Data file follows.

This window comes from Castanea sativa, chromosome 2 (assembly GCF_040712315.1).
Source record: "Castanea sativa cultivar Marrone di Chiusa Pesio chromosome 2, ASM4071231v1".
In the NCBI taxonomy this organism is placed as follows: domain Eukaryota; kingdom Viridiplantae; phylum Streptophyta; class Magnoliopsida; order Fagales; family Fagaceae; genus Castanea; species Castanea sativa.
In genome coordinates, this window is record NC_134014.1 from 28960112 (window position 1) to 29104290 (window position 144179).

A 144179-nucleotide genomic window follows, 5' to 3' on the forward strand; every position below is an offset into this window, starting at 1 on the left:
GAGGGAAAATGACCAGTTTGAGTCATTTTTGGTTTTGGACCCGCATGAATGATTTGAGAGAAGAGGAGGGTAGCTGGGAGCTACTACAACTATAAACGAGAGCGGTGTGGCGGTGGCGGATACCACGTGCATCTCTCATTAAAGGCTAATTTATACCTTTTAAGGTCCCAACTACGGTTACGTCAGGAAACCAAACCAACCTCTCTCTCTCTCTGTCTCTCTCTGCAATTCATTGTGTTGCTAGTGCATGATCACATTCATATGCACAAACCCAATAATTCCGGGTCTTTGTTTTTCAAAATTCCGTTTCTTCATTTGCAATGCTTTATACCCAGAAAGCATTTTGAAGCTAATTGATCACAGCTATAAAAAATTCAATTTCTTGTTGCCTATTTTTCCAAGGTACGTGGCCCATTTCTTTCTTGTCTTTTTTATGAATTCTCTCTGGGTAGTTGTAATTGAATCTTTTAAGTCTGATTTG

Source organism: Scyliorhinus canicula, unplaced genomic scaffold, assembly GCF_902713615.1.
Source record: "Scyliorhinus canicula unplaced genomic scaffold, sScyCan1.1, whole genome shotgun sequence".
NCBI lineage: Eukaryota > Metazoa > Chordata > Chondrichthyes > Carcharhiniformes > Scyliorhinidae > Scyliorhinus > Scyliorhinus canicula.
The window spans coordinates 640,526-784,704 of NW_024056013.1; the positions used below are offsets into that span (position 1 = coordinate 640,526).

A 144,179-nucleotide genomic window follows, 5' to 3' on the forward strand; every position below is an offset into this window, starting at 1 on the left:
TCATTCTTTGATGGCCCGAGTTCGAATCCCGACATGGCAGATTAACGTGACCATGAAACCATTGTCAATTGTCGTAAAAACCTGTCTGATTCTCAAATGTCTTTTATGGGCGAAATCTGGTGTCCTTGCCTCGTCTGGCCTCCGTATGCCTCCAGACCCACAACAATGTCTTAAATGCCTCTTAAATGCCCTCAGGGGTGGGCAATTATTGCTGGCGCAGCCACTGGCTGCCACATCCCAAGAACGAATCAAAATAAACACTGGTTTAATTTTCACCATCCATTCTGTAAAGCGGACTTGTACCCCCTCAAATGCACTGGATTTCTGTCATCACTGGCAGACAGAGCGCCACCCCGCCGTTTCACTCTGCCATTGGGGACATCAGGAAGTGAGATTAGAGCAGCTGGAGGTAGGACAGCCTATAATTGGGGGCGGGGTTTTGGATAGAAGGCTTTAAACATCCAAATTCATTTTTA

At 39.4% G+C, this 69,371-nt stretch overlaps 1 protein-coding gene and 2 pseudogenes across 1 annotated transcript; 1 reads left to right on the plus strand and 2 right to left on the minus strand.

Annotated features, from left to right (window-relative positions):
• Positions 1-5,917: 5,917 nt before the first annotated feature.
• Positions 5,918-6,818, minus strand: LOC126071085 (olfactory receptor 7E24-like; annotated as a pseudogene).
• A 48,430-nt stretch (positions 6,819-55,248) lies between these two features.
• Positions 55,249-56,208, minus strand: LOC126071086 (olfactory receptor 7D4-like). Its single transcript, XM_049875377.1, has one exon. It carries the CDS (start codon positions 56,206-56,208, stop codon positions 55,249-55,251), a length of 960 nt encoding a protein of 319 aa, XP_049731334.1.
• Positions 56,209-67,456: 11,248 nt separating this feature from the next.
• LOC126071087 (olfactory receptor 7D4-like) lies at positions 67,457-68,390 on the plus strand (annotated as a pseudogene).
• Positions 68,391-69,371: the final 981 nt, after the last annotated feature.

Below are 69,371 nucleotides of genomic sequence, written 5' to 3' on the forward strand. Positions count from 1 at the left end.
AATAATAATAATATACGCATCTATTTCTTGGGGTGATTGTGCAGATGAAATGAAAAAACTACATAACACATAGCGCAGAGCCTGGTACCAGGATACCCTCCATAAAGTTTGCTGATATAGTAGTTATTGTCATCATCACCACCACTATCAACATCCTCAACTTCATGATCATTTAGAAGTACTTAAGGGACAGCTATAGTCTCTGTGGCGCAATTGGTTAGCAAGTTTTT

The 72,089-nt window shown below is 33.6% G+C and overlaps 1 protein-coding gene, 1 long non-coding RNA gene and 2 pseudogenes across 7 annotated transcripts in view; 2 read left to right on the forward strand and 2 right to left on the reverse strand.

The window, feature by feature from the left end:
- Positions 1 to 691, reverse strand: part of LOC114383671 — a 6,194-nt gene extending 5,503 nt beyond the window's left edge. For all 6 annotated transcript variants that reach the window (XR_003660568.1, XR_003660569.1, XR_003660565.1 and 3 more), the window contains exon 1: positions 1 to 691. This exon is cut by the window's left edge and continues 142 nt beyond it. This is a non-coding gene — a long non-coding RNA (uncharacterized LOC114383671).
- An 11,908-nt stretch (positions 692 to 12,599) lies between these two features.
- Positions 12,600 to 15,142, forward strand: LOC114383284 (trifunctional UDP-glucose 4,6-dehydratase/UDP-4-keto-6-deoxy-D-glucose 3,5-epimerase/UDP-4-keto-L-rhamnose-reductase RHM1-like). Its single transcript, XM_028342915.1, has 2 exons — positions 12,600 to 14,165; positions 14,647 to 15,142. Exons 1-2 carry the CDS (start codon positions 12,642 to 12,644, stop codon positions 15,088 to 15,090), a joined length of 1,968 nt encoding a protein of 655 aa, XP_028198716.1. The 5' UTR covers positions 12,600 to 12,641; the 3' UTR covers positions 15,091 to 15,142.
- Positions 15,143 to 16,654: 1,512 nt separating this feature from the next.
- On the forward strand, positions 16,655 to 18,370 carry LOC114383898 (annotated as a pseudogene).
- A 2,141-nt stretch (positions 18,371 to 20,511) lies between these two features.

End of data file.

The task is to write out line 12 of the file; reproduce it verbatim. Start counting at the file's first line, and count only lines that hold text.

TCATTCTTTGATGGCCCGAGTTCGAATCCCGACATGGCAGATTAACGTGACCATGAAACCATTGTCAATTGTCGTAAAAACCTGTCTGATTCTCAAATGTCTTTTATGGGCGAAATCTGGTGTCCTTGCCTCGTCTGGCCTCCGTATGCCTCCAGACCCACAACAATGTCTTAAATGCCTCTTAAATGCCCTCAGGGGTGGGCAATTATTGCTGGCGCAGCCACTGGCTGCCACATCCCAAGAACGAATCAAAATAAACACTGGTTTAATTTTCACCATCCATTCTGTAAAGCGGACTTGTACCCCCTCAAATGCACTGGATTTCTGTCATCACTGGCAGACAGAGCGCCACCCCGCCGTTTCACTCTGCCATTGGGGACATCAGGAAGTGAGATTAGAGCAGCTGGAGGTAGGACAGCCTATAATTGGGGGCGGGGTTTTGGATAGAAGGCTTTAAACATCCAAATTCATTTTTA